In Notorious RBG: The Life and Times of Ruth Bader Ginsburg, a lively look at the life of Ruth Bader Ginsburg, co-authors Shana Knizhnik, a law student, and Irin Carmon, a reporter for MSNBC, mix chatty stories, photographs, charts, letters, and cartoons with legal decisions to illustrate the illustrious career of the first Jewish woman Supreme Court justice.
We usually don’t think of the deliberate, disciplined octogenarian jurist as “notorious,” so what induced the authors to use that description in the title?
In 2013, when the Supreme Court’s majority struck down most of the Voting Rights Act in Shelby County v. Holder, Ginsburg went public with her scathing dissent. In response, Ankur Mandhania, a young attorney, posted a comment on Facebook likening Ginsburg to Notorious B.I.G., the murdered rapper. That reference, in turn, inspired Knizhnik to create a Tumblr blog for Ginsburg fans, which became the basis of Notorious RBG.
Ruth Bader was born in Brooklyn in 1933 to Jewish parents, and was confirmed at the East Midwood Jewish Center. The day before Ruth graduated from James Madison High School, her beloved mother died of cancer. Ruth resented being excluded from the all-male shiva minyan of mourners. “It took her a long time to see herself in the faith,” write the authors, who make no attempt to link RBG’s values to her Jewish identity, even ignoring the fact that the Hebrew words from Deuteronomy 16:18,Tzedek, tzedek tirdof (Justice, justice you shall pursue) adorn the wall of her chambers.
At Cornell, Ruth joined the Jewish sorority, Alpha Epsilon Phi, and majored in government. But she knew she wanted to become a lawyer when she understood that lawyers were defending Cornell Professor Marcus Singer, who had been stripped of his teaching duties after being hauled before McCarthy’s Subcommittee on Un-American Activities. A career in law, she decided, would enable her to “do something for your society.”
In1954, Ruth married Marty Ginsburg, a Cornell graduate who had just started at Harvard Law School. The wedding took place in the Bader living room in the presence of 18 people, to symbolize “life” – chai – in Jewish tradition.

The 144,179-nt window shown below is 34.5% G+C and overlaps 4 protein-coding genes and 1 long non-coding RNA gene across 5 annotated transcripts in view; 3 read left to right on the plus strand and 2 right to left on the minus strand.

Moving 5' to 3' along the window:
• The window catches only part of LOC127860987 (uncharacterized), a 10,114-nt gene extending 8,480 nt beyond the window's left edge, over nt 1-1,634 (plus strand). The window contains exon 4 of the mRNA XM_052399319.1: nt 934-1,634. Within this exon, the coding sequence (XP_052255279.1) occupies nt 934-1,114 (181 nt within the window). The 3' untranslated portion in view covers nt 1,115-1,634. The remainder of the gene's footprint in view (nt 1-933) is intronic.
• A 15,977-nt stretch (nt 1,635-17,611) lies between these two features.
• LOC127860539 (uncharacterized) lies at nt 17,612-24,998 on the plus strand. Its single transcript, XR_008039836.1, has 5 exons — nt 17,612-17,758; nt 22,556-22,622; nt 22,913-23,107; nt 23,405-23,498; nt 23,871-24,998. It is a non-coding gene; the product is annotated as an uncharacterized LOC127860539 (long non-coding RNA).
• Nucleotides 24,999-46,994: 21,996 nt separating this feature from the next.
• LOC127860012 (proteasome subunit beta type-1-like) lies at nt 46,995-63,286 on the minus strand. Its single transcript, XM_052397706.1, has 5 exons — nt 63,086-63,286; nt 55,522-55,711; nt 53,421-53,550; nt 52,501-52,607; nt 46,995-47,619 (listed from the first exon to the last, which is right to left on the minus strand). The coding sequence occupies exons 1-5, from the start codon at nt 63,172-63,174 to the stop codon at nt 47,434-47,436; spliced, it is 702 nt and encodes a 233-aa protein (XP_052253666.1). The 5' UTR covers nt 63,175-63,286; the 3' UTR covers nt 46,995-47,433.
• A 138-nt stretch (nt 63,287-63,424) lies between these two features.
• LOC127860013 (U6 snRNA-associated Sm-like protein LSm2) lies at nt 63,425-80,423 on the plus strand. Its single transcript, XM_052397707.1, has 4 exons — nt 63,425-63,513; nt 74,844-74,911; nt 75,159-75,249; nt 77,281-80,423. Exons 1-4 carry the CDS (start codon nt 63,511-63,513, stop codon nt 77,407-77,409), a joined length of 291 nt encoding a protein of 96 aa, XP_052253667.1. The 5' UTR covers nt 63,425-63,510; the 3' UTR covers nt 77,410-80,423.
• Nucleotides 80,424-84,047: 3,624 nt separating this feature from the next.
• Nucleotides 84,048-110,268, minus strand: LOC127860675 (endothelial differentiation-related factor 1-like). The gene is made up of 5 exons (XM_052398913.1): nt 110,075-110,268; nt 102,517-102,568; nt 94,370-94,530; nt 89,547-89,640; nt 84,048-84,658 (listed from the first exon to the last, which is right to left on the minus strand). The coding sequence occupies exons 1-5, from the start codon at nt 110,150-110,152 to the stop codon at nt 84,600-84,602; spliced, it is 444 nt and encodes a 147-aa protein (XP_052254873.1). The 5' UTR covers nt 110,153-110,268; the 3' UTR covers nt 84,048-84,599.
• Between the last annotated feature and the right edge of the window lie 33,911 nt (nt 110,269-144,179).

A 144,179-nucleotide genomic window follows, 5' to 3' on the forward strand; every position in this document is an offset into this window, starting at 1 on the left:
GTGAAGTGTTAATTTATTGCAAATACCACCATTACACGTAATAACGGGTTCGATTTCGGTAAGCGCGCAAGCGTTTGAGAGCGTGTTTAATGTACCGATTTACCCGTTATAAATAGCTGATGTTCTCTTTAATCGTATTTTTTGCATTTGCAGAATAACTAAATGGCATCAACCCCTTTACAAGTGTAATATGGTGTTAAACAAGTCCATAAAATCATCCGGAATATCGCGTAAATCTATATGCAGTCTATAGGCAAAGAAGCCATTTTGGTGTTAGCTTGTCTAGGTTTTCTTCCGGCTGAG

Marty, who had been in the Reserve Officers’ Training Corps at Cornell, was posted for two years at Fort Sill in Oklahoma, where Ruth gave birth to a daughter, Jane. In 1956, she and Marty were both back at Harvard – Ruth as one of nine women in a class of 500.
Diagnosed with cancer, Marty was able to graduate with Ruth’s help. When he landed a job in New York as a tax attorney, Ruth transferred to Columbia School of Law, where she graduated at the top of her class. But she struggled to find a job, until finally asked to clerk for federal judge Edmund L. Palmieri of the Southern District of New York, where she spent the next two years.
Invited to write a book about Swedish civil law, Ruth spent an eye-opening year in Sweden, where abortion was legal and women were in the work force in much greater numbers than in the U.S.
For the next 15 years, Ruth taught at Rutgers and Columbia and worked for the American Civil Liberties Union, where she co-founded the Women’s Rights Project and published the first casebook on sex-based discrimination. As an ACLU attorney, she brought several important cases before the U.S. Supreme Court, chipping away at laws that treated women and men differently in receiving social security benefits, allowed job discrimination against pregnant women, permitted the forced sterilization of black women, and allowed women the option of being on juries, which implied second-class citizenship.
In 1980, despite concerns about her ACLU and feminist background, President Jimmy Carter nominated the attorney to the United States Court of Appeals for the District of Columbia Circuit. In that role, she soon became known for her legal caution, collegiality, and willingness to compromise. In 1993, President Bill Clinton nominated Ginsburg to the Supreme Court, a position she still holds today at age 83.
Notorious RBG focuses largely on Ginsburg’s arguments and legal decisions concerning women’s rights, though she has written both majority and dissenting opinions on a wide array of cases. As the Court has moved to the right, her dissents have become more frequent and outspoken. For example, she offered a searing dissent in Bush v. Gore, the Supreme Court’s intervention in the contested election of George W. Bush in 2000.
Though the book’s non-chronological treatment makes Ginsburg’s career sometimes difficult to follow, no reader will doubt that this brilliant lawyer and Supreme Court justice has been steady, forceful, and determined in her efforts to improve the legal system and live up to her mission to “do something for your society.”